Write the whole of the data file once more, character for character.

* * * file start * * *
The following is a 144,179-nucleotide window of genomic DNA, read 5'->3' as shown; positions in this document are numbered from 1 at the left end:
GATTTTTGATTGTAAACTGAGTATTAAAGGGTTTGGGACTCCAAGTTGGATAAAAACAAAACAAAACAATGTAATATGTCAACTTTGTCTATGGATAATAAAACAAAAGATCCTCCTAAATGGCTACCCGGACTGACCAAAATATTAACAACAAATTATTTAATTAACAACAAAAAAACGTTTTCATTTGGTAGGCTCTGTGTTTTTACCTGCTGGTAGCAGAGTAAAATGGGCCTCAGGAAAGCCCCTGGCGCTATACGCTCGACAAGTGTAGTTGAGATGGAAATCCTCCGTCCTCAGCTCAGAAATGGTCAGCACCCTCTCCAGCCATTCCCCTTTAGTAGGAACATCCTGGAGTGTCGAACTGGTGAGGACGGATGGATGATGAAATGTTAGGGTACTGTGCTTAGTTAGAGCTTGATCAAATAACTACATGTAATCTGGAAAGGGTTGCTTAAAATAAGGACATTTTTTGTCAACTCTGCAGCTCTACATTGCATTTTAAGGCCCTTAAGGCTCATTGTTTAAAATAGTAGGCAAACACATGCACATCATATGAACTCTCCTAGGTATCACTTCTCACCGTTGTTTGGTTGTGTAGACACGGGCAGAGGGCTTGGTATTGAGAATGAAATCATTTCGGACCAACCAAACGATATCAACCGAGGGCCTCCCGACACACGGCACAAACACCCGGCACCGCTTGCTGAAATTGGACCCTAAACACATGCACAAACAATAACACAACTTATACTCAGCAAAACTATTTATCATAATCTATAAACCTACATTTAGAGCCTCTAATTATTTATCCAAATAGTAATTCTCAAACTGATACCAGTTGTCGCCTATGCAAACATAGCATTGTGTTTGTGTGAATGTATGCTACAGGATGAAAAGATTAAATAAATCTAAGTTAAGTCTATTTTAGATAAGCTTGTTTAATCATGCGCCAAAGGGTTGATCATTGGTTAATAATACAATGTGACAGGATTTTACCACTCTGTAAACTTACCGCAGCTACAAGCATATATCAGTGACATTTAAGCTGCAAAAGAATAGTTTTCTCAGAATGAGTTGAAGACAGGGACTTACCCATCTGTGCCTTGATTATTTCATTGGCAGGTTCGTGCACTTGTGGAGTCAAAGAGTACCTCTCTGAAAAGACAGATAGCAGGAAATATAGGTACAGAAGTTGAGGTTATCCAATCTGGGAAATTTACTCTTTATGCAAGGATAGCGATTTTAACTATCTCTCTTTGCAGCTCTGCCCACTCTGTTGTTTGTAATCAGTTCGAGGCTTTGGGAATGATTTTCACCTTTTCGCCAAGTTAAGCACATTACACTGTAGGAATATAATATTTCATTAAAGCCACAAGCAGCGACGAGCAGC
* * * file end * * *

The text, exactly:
The following is a 144,179-nucleotide window of genomic DNA, read 5'->3' as shown; positions in this document are numbered from 1 at the left end:
GATTTTTGATTGTAAACTGAGTATTAAAGGGTTTGGGACTCCAAGTTGGATAAAAACAAAACAAAACAATGTAATATGTCAACTTTGTCTATGGATAATAAAACAAAAGATCCTCCTAAATGGCTACCCGGACTGACCAAAATATTAACAACAAATTATTTAATTAACAACAAAAAAACGTTTTCATTTGGTAGGCTCTGTGTTTTTACCTGCTGGTAGCAGAGTAAAATGGGCCTCAGGAAAGCCCCTGGCGCTATACGCTCGACAAGTGTAGTTGAGATGGAAATCCTCCGTCCTCAGCTCAGAAATGGTCAGCACCCTCTCCAGCCATTCCCCTTTAGTAGGAACATCCTGGAGTGTCGAACTGGTGAGGACGGATGGATGATGAAATGTTAGGGTACTGTGCTTAGTTAGAGCTTGATCAAATAACTACATGTAATCTGGAAAGGGTTGCTTAAAATAAGGACATTTTTTGTCAACTCTGCAGCTCTACATTGCATTTTAAGGCCCTTAAGGCTCATTGTTTAAAATAGTAGGCAAACACATGCACATCATATGAACTCTCCTAGGTATCACTTCTCACCGTTGTTTGGTTGTGTAGACACGGGCAGAGGGCTTGGTATTGAGAATGAAATCATTTCGGACCAACCAAACGATATCAACCGAGGGCCTCCCGACACACGGCACAAACACCCGGCACCGCTTGCTGAAATTGGACCCTAAACACATGCACAAACAATAACACAACTTATACTCAGCAAAACTATTTATCATAATCTATAAACCTACATTTAGAGCCTCTAATTATTTATCCAAATAGTAATTCTCAAACTGATACCAGTTGTCGCCTATGCAAACATAGCATTGTGTTTGTGTGAATGTATGCTACAGGATGAAAAGATTAAATAAATCTAAGTTAAGTCTATTTTAGATAAGCTTGTTTAATCATGCGCCAAAGGGTTGATCATTGGTTAATAATACAATGTGACAGGATTTTACCACTCTGTAAACTTACCGCAGCTACAAGCATATATCAGTGACATTTAAGCTGCAAAAGAATAGTTTTCTCAGAATGAGTTGAAGACAGGGACTTACCCATCTGTGCCTTGATTATTTCATTGGCAGGTTCGTGCACTTGTGGAGTCAAAGAGTACCTCTCTGAAAAGACAGATAGCAGGAAATATAGGTACAGAAGTTGAGGTTATCCAATCTGGGAAATTTACTCTTTATGCAAGGATAGCGATTTTAACTATCTCTCTTTGCAGCTCTGCCCACTCTGTTGTTTGTAATCAGTTCGAGGCTTTGGGAATGATTTTCACCTTTTCGCCAAGTTAAGCACATTACACTGTAGGAATATAATATTTCATTAAAGCCACAAGCAGCGACGAGCAGC